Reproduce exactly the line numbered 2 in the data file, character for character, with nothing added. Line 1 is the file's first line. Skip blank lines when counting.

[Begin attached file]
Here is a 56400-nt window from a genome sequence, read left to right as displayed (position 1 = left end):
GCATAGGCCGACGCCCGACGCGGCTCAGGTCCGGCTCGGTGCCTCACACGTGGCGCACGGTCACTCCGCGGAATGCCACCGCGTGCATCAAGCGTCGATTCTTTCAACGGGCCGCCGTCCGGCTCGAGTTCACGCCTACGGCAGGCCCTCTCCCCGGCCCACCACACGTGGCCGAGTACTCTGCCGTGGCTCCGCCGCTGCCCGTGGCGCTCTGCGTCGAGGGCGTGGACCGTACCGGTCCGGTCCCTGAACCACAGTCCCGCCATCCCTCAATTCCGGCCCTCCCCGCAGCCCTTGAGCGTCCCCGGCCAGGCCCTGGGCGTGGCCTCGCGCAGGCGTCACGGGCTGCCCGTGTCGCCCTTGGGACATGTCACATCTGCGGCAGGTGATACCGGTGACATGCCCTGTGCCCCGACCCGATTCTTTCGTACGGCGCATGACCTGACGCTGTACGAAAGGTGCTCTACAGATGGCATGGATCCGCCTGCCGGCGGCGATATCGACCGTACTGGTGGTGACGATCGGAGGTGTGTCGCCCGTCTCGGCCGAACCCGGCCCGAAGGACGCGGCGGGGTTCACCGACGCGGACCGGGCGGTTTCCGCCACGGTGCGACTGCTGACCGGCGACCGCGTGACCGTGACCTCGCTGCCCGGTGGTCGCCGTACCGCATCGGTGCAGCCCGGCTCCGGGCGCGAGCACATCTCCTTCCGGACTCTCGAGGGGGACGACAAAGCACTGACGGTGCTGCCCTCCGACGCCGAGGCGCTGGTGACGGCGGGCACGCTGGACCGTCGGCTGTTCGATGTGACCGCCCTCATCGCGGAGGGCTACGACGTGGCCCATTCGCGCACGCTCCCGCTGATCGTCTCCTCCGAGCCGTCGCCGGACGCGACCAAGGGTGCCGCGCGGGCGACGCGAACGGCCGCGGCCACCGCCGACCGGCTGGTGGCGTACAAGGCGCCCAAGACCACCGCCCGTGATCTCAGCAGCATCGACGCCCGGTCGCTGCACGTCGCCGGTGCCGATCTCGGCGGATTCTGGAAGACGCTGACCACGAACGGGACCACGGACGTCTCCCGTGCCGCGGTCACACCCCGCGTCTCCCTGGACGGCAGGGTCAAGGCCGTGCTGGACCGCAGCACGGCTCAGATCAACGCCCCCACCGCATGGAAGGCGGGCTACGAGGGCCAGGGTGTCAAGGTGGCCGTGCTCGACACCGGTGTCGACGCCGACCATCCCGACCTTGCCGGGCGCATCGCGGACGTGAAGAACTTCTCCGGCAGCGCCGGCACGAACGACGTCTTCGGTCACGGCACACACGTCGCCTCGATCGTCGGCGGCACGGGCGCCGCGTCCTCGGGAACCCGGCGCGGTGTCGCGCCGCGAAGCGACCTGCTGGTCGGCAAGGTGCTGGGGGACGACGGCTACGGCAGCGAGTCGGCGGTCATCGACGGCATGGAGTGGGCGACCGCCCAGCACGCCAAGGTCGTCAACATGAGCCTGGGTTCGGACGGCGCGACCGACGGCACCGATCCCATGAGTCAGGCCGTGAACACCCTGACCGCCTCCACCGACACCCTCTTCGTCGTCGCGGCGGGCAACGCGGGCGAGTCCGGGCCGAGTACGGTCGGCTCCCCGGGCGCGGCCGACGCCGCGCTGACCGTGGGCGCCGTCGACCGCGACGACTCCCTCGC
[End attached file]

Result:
GCATAGGCCGACGCCCGACGCGGCTCAGGTCCGGCTCGGTGCCTCACACGTGGCGCACGGTCACTCCGCGGAATGCCACCGCGTGCATCAAGCGTCGATTCTTTCAACGGGCCGCCGTCCGGCTCGAGTTCACGCCTACGGCAGGCCCTCTCCCCGGCCCACCACACGTGGCCGAGTACTCTGCCGTGGCTCCGCCGCTGCCCGTGGCGCTCTGCGTCGAGGGCGTGGACCGTACCGGTCCGGTCCCTGAACCACAGTCCCGCCATCCCTCAATTCCGGCCCTCCCCGCAGCCCTTGAGCGTCCCCGGCCAGGCCCTGGGCGTGGCCTCGCGCAGGCGTCACGGGCTGCCCGTGTCGCCCTTGGGACATGTCACATCTGCGGCAGGTGATACCGGTGACATGCCCTGTGCCCCGACCCGATTCTTTCGTACGGCGCATGACCTGACGCTGTACGAAAGGTGCTCTACAGATGGCATGGATCCGCCTGCCGGCGGCGATATCGACCGTACTGGTGGTGACGATCGGAGGTGTGTCGCCCGTCTCGGCCGAACCCGGCCCGAAGGACGCGGCGGGGTTCACCGACGCGGACCGGGCGGTTTCCGCCACGGTGCGACTGCTGACCGGCGACCGCGTGACCGTGACCTCGCTGCCCGGTGGTCGCCGTACCGCATCGGTGCAGCCCGGCTCCGGGCGCGAGCACATCTCCTTCCGGACTCTCGAGGGGGACGACAAAGCACTGACGGTGCTGCCCTCCGACGCCGAGGCGCTGGTGACGGCGGGCACGCTGGACCGTCGGCTGTTCGATGTGACCGCCCTCATCGCGGAGGGCTACGACGTGGCCCATTCGCGCACGCTCCCGCTGATCGTCTCCTCCGAGCCGTCGCCGGACGCGACCAAGGGTGCCGCGCGGGCGACGCGAACGGCCGCGGCCACCGCCGACCGGCTGGTGGCGTACAAGGCGCCCAAGACCACCGCCCGTGATCTCAGCAGCATCGACGCCCGGTCGCTGCACGTCGCCGGTGCCGATCTCGGCGGATTCTGGAAGACGCTGACCACGAACGGGACCACGGACGTCTCCCGTGCCGCGGTCACACCCCGCGTCTCCCTGGACGGCAGGGTCAAGGCCGTGCTGGACCGCAGCACGGCTCAGATCAACGCCCCCACCGCATGGAAGGCGGGCTACGAGGGCCAGGGTGTCAAGGTGGCCGTGCTCGACACCGGTGTCGACGCCGACCATCCCGACCTTGCCGGGCGCATCGCGGACGTGAAGAACTTCTCCGGCAGCGCCGGCACGAACGACGTCTTCGGTCACGGCACACACGTCGCCTCGATCGTCGGCGGCACGGGCGCCGCGTCCTCGGGAACCCGGCGCGGTGTCGCGCCGCGAAGCGACCTGCTGGTCGGCAAGGTGCTGGGGGACGACGGCTACGGCAGCGAGTCGGCGGTCATCGACGGCATGGAGTGGGCGACCGCCCAGCACGCCAAGGTCGTCAACATGAGCCTGGGTTCGGACGGCGCGACCGACGGCACCGATCCCATGAGTCAGGCCGTGAACACCCTGACCGCCTCCACCGACACCCTCTTCGTCGTCGCGGCGGGCAACGCGGGCGAGTCCGGGCCGAGTACGGTCGGCTCCCCGGGCGCGGCCGACGCCGCGCTGACCGTGGGCGCCGTCGACCGCGACGACTCCCTCGC